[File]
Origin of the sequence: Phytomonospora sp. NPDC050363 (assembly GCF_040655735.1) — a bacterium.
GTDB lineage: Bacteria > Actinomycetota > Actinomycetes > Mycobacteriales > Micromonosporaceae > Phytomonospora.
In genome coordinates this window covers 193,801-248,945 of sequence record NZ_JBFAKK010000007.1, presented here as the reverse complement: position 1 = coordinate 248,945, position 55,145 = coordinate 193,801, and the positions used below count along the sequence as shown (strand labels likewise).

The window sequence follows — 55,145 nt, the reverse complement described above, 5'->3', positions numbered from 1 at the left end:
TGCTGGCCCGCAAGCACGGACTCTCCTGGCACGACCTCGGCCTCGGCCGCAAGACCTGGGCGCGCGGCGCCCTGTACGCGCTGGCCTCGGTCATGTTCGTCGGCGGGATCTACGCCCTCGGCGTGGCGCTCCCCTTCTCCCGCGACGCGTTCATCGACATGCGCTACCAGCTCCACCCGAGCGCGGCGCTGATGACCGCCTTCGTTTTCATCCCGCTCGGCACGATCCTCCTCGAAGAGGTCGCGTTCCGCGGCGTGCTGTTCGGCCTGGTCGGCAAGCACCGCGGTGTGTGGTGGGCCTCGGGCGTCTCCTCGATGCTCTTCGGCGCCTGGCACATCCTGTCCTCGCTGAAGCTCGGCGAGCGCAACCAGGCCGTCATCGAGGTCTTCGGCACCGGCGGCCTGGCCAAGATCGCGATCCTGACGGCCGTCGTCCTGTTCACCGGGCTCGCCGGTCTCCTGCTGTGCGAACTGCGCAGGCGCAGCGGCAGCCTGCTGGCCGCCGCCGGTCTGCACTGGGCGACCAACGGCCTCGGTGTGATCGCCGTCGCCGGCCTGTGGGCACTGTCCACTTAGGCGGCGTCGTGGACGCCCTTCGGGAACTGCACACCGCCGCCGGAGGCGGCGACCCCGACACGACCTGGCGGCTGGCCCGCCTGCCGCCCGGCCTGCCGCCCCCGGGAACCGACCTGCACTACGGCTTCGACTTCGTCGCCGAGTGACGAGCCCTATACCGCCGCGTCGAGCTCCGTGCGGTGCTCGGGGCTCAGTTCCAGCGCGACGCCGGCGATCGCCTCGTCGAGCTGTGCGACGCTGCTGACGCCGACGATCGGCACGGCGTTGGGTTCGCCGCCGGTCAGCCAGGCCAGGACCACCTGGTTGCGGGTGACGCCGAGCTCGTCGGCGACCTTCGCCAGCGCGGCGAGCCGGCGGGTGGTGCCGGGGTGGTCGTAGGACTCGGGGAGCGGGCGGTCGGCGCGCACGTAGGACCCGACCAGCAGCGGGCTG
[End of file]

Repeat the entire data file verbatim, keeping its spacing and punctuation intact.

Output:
Origin of the sequence: Phytomonospora sp. NPDC050363 (assembly GCF_040655735.1) — a bacterium.
GTDB lineage: Bacteria > Actinomycetota > Actinomycetes > Mycobacteriales > Micromonosporaceae > Phytomonospora.
In genome coordinates this window covers 193,801-248,945 of sequence record NZ_JBFAKK010000007.1, presented here as the reverse complement: position 1 = coordinate 248,945, position 55,145 = coordinate 193,801, and the positions used below count along the sequence as shown (strand labels likewise).

The window sequence follows — 55,145 nt, the reverse complement described above, 5'->3', positions numbered from 1 at the left end:
TGCTGGCCCGCAAGCACGGACTCTCCTGGCACGACCTCGGCCTCGGCCGCAAGACCTGGGCGCGCGGCGCCCTGTACGCGCTGGCCTCGGTCATGTTCGTCGGCGGGATCTACGCCCTCGGCGTGGCGCTCCCCTTCTCCCGCGACGCGTTCATCGACATGCGCTACCAGCTCCACCCGAGCGCGGCGCTGATGACCGCCTTCGTTTTCATCCCGCTCGGCACGATCCTCCTCGAAGAGGTCGCGTTCCGCGGCGTGCTGTTCGGCCTGGTCGGCAAGCACCGCGGTGTGTGGTGGGCCTCGGGCGTCTCCTCGATGCTCTTCGGCGCCTGGCACATCCTGTCCTCGCTGAAGCTCGGCGAGCGCAACCAGGCCGTCATCGAGGTCTTCGGCACCGGCGGCCTGGCCAAGATCGCGATCCTGACGGCCGTCGTCCTGTTCACCGGGCTCGCCGGTCTCCTGCTGTGCGAACTGCGCAGGCGCAGCGGCAGCCTGCTGGCCGCCGCCGGTCTGCACTGGGCGACCAACGGCCTCGGTGTGATCGCCGTCGCCGGCCTGTGGGCACTGTCCACTTAGGCGGCGTCGTGGACGCCCTTCGGGAACTGCACACCGCCGCCGGAGGCGGCGACCCCGACACGACCTGGCGGCTGGCCCGCCTGCCGCCCGGCCTGCCGCCCCCGGGAACCGACCTGCACTACGGCTTCGACTTCGTCGCCGAGTGACGAGCCCTATACCGCCGCGTCGAGCTCCGTGCGGTGCTCGGGGCTCAGTTCCAGCGCGACGCCGGCGATCGCCTCGTCGAGCTGTGCGACGCTGCTGACGCCGACGATCGGCACGGCGTTGGGTTCGCCGCCGGTCAGCCAGGCCAGGACCACCTGGTTGCGGGTGACGCCGAGCTCGTCGGCGACCTTCGCCAGCGCGGCGAGCCGGCGGGTGGTGCCGGGGTGGTCGTAGGACTCGGGGAGCGGGCGGTCGGCGCGCACGTAGGACCCGACCAGCAGCGGGCTG